My wife asked for an Xbox for her birthday this year.
I would imagine that most of you won't get past that first line; particularly the men, who are wondering how I managed to find such a girl. But stay with me: this is a very serious essay about video games and wasting time, not about how "cool" my wife is.
This birthday request got me thinking. Unless you count flight simulators, I haven't really played video games much since I left college. Also in college, I developed an almost obsessive dislike of wasting time. The constant, oppressive weight of never-ending class assignments gave me a sort of persistent edginess such that I could only mentally justify avoiding what I had to do if I was still doing something productive. I still can’t sit down and watch TV unless I feel like I’m accomplishing something, like learning something on the History channel.
In looking around trying to decide what’s worth getting, I played a few of the games they have nowadays, and was surprised to find that I didn’t feel like I was wasting time at all. That’s kind of odd, because playing video games has been, for many years now, the quintessential time wasting activity. If anything is a waste of time, it’s video games, right? So why doesn’t it feel that way?
This really surprised and interested me. As hypersensitive as I am about using my time productively, I really expected to be as turned-off about the prospect of sitting in front of a TV controlling a virtual character as I am about watching Friends or CSI. What I came up with is that a well-written game has all of the intellectual elements of a "good use of time" that I have come to expect. These elements can all be boiled down to two basic principles:
First of all, and most importantly, these games are very intellectually stimulating. They make you think in much the same way as, say, fixing a broken radio would. Now, I’m not talking about games like Donkey Kong, Space Invaders, or any of the rescue-the-princess games we grew up with. Some of these newer games are complex puzzles with subtle clues buried deep inside intricate plots. A lot like a good murder mystery. Not all games are this way, but I’m not really interested in the others.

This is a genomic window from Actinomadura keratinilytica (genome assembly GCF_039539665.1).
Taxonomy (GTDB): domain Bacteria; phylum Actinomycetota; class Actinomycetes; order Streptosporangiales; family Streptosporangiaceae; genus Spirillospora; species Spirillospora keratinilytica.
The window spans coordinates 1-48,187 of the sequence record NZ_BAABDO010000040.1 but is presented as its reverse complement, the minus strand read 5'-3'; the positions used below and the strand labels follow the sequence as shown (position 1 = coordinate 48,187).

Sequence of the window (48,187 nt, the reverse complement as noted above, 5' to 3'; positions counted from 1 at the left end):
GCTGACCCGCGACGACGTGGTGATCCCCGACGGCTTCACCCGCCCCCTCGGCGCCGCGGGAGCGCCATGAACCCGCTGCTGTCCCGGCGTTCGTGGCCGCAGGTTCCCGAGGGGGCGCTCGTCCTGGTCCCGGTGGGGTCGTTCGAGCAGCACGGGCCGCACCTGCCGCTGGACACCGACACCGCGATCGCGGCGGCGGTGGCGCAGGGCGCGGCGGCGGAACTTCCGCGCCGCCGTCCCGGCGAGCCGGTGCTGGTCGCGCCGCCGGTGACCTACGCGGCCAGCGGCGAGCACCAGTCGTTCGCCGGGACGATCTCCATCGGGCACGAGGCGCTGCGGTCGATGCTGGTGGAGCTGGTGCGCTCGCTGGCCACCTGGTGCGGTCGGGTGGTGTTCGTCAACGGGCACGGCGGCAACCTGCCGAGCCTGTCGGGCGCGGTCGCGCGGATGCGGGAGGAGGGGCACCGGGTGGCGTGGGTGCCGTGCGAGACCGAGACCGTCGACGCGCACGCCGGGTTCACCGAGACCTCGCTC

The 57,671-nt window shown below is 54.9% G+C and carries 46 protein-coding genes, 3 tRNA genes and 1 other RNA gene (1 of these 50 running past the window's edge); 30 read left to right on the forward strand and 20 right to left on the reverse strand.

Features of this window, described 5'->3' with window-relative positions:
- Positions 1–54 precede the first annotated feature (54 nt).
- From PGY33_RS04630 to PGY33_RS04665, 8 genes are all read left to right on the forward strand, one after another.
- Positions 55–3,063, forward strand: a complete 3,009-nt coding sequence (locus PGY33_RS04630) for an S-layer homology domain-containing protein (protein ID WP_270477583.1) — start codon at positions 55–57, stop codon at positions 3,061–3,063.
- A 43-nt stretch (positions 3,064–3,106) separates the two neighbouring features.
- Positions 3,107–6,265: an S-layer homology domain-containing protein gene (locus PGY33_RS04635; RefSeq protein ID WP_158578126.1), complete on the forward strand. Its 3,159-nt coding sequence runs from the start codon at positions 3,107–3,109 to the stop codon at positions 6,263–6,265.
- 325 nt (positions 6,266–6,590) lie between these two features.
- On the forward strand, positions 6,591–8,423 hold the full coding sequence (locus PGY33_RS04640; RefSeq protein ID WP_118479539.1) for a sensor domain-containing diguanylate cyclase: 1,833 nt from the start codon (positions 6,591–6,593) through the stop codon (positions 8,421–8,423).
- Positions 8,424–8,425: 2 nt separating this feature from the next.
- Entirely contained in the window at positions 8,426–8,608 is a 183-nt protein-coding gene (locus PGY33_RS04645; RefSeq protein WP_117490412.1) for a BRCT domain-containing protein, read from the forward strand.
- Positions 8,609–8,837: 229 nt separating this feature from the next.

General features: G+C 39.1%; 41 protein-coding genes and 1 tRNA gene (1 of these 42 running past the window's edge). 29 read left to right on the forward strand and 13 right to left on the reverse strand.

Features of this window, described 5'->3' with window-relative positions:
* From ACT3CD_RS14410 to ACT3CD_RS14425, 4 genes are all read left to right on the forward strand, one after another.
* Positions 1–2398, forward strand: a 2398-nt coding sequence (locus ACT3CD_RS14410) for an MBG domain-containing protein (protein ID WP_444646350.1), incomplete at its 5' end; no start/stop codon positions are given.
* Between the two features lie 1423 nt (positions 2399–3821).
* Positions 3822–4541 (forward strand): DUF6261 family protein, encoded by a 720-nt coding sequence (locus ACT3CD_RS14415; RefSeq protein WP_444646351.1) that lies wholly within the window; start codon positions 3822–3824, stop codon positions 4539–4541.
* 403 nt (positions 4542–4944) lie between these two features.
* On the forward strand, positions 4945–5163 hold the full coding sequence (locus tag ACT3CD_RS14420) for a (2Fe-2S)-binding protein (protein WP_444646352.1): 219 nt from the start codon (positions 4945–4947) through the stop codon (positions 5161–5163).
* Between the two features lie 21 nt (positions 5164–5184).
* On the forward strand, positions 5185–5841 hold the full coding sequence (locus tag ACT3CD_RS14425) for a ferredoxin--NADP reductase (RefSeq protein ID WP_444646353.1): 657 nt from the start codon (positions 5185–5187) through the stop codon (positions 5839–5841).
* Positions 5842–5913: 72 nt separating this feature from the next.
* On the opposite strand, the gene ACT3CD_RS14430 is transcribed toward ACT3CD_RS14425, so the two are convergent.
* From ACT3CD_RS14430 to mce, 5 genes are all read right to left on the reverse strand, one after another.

The other important element is that there is a sense of goals and accomplishment. This is a very common element, because games without it never become very popular. In order to spend much time with a game, you have to feel like you’re actually doing something. But that’s just it: when you turn the thing off, you realize that you’ve accomplished absolutely nothing.
So that must be it. If you haven’t really accomplished anything, you’ve wasted your time, right? Well, perhaps. Tolkien’s Lord of the Rings series was a great set of books; but after I read them, I had nothing new and useful to show for it. Everything I had learned from those books pertained only to a fantasy world that didn’t exist. No real-world knowledge at all; well, nothing that I hadn't already heard, at least. Furthermore it took a days to finish those books. I spent more time reading just those books alone than I did in all my video game playing over the past 8 years combined. And yet, how many parents tell their kids that reading the classics will rot your brain? No, of course not.
Video games, I think, have a certain stigma associated with them for a couple of reasons. First of all, early technology made it difficult to make a game mentally challenging but still fun to play. That, combined with a lack of imagination on the part of the programmers lead to a large divide between games like “Final Fantasy” and “Mario: Fun with Numbers.” Of course, kids do what they enjoy, and these simple but challenging games provided kids with the emotional feedback they craved by giving them simple goals which they could accomplish and feel good about. In fact, with video games, the noticeable accomplishment frequency, and therefore the reward-to-time-spent ratio, is much higher than any other readily available activity. These kids, if left to their own devices, will seek out the activity that gives them the most positive feedback—so they’ll play video games all day if they can.
Which brings me to my next point: if a child spends an inordinate amount of time at any activity, even reading, the parent will conclude that the child is wasting time. It doesn’t matter what the activity is; the child could be playing video games, watching TV, playing baseball, solving puzzles, assembling models, or even studying advanced calculus. If he fills the entirety of his free time with the same activity, the parent will be displeased. The kid will be “wasting his time playing baseball,” or “wasting his time with those stupid puzzles.” Video games are just too consistently entertaining.
I see no reason why a good game can’t be as beneficial as a decent book. It's a fairly new and novel medium that has yet to be fully exploited, I think. Most games, like most books, are, indeed, a waste of time (have you seen what passes as literature these days?). Others sharpen your mind like a good game of chess. Of course, I'm certainly not saying that Call of Duty, as educational as it is, should be used in schools to teach about WWII; but I think that we will eventually have games that will serve that exact purpose. What could better teach you what it was like than reliving the experience yourself? Oddly enough, true-to-life realism and historical accuracy are goals that the game industry is aggressively pursuing. The industry has a long way to go yet, but it also has some powerful potential that shouldn't be ignored.